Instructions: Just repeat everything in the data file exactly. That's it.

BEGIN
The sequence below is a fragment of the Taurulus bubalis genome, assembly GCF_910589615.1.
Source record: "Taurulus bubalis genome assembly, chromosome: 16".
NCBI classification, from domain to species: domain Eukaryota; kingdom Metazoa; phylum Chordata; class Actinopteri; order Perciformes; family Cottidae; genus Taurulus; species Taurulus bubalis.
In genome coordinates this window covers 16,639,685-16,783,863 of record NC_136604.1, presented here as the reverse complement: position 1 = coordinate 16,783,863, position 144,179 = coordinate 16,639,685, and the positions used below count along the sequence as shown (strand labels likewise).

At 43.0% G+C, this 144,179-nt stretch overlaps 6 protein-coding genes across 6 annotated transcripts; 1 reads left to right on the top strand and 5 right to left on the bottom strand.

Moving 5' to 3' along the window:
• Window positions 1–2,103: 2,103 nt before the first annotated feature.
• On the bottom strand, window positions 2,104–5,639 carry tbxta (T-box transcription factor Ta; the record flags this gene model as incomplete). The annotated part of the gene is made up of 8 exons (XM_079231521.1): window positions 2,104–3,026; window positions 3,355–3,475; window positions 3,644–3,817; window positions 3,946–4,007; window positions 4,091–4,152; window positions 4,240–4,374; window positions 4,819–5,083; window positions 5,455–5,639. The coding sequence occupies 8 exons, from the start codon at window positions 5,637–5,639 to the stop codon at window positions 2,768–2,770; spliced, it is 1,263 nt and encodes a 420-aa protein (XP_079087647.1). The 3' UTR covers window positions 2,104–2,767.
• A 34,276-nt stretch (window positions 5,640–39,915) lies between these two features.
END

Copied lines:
The sequence below is a fragment of the Taurulus bubalis genome, assembly GCF_910589615.1.
Source record: "Taurulus bubalis genome assembly, chromosome: 16".
NCBI classification, from domain to species: domain Eukaryota; kingdom Metazoa; phylum Chordata; class Actinopteri; order Perciformes; family Cottidae; genus Taurulus; species Taurulus bubalis.
In genome coordinates this window covers 16,639,685-16,783,863 of record NC_136604.1, presented here as the reverse complement: position 1 = coordinate 16,783,863, position 144,179 = coordinate 16,639,685, and the positions used below count along the sequence as shown (strand labels likewise).

At 43.0% G+C, this 144,179-nt stretch overlaps 6 protein-coding genes across 6 annotated transcripts; 1 reads left to right on the top strand and 5 right to left on the bottom strand.

Moving 5' to 3' along the window:
• Window positions 1–2,103: 2,103 nt before the first annotated feature.
• On the bottom strand, window positions 2,104–5,639 carry tbxta (T-box transcription factor Ta; the record flags this gene model as incomplete). The annotated part of the gene is made up of 8 exons (XM_079231521.1): window positions 2,104–3,026; window positions 3,355–3,475; window positions 3,644–3,817; window positions 3,946–4,007; window positions 4,091–4,152; window positions 4,240–4,374; window positions 4,819–5,083; window positions 5,455–5,639. The coding sequence occupies 8 exons, from the start codon at window positions 5,637–5,639 to the stop codon at window positions 2,768–2,770; spliced, it is 1,263 nt and encodes a 420-aa protein (XP_079087647.1). The 3' UTR covers window positions 2,104–2,767.
• A 34,276-nt stretch (window positions 5,640–39,915) lies between these two features.